Research conducted by scientists and doctors at the University of Southampton and Royal Bournemouth Hospital, has identified a network of genes that are likely to be shared by all patients who have chronic lymphocytic leukaemia (CLL).


The study has also identified gene networks that are associated with patient survival, which could be identified as potential targets for treatment.


Dr Christoph Bock, from the CeMM Research Center for Molecular Medicine of the Austrian Academy of Sciences in Vienna, led the project in collaboration with Professor Jonathan Strefford from the University of Southampton and CLL clinician, Professor David Oscier, from the Royal Bournemouth Hospital.


The study was part of a group of work by an international consortium of biomedical researchers led by the CeMM Research Center, with the aim of testing the feasibility of epigenetic analysis for clinical diagnostics and precision medicine.


Epigenetic changes occur in all cancers, and in various other diseases. By building upon years of technology development in laboratories around the world, this series of research studies shows the accuracy and strength of epigenetic tests. In the future clinical researchers will be able to apply these methods for specific diseases, and it is expected that epigenetic tests will be become widely used for selecting personalized treatments in cancer and other diseases.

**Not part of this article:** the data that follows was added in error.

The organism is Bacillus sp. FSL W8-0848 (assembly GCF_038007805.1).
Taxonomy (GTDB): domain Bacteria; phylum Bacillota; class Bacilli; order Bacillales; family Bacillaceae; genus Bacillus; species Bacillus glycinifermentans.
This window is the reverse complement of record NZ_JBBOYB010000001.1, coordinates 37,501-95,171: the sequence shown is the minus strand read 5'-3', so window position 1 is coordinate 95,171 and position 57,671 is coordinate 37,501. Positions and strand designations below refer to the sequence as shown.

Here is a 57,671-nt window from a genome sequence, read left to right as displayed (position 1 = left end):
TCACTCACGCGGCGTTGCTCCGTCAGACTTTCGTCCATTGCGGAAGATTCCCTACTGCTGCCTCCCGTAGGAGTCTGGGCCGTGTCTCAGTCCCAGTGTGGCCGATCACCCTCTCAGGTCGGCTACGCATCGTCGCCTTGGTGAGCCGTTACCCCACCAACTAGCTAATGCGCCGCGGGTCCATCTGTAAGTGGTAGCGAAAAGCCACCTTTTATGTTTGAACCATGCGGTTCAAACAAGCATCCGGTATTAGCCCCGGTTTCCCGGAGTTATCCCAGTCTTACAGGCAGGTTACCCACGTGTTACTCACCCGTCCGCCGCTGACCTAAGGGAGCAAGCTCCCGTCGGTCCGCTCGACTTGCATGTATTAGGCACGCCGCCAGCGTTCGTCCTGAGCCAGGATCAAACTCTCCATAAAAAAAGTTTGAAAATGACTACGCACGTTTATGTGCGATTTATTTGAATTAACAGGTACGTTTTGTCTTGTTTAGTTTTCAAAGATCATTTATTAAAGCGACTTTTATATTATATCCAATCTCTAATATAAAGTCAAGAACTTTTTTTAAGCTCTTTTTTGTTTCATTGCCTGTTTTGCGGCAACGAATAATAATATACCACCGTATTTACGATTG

The UK team, made up of clinicians and scientists from Southampton and Bournemouth, and funded by Bloodwise and Bournemouth Leukaemia Fund, contributed to an international effort to perform the first large-scale analysis of the chromatin landscape (a combination of DNA and proteins) in human tumours, focusing on this occasion on patients with CLL.


Professor Strefford comments: " Our study, has been able to dissect the variability that exists in the epigenome of CLL patients, and helped to identify disease-specific changes, which will hopefully be informative for distinguishing disease subtypes or identifying suitable treatments. Epigenetics can offer a useful doorway into ways of improving disease diagnosis and more personalized treatment choices for patients."


Dr Matt Kaiser, Head of Research at Bloodwise, says: "Chronic lymphocytic leukaemia develops at different rates in different patients and some will respond better to treatment than others. While testing for the presence of specific genetic faults is being developed to better predict a patient's prognosis, it is clear that other biological factors influence outcome. This exciting study shows how looking at the bigger genetic picture - the broader spectrum of how genes behave and interact in the cancer cells - could be integrated to more accurately tailor treatment plans for individual patients."

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